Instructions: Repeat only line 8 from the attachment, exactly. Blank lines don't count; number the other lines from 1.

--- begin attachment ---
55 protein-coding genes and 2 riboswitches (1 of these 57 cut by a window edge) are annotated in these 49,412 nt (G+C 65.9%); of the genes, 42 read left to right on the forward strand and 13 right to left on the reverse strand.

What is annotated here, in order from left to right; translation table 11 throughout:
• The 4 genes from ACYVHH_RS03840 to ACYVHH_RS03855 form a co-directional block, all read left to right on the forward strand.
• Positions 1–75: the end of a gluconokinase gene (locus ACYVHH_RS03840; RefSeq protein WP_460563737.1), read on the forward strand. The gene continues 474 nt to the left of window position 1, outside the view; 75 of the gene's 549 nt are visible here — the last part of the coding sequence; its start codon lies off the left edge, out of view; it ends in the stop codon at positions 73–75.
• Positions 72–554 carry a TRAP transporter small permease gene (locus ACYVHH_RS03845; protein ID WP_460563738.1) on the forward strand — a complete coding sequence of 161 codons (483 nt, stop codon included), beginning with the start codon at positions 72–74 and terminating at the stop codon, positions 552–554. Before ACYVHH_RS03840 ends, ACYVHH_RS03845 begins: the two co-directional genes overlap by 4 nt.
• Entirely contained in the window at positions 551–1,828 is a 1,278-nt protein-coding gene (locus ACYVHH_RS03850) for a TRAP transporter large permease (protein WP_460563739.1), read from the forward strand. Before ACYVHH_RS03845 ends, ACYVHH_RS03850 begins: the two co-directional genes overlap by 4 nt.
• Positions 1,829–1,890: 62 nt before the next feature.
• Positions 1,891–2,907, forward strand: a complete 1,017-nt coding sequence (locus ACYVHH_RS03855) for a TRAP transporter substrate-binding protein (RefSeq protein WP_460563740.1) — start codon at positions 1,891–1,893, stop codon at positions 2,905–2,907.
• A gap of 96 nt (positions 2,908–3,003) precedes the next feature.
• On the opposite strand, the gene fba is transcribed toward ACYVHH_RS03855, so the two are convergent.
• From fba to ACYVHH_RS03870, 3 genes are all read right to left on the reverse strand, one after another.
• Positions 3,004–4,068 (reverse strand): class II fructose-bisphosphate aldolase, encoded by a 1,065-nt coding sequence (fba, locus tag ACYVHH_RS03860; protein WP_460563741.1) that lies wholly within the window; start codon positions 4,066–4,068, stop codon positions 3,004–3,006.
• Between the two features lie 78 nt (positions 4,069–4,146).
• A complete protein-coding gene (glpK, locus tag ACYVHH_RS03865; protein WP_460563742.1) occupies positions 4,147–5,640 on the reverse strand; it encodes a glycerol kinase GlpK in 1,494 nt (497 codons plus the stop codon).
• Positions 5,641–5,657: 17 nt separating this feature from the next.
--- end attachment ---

• Positions 1,891–2,907, forward strand: a complete 1,017-nt coding sequence (locus ACYVHH_RS03855) for a TRAP transporter substrate-binding protein (RefSeq protein WP_460563740.1) — start codon at positions 1,891–1,893, stop codon at positions 2,905–2,907.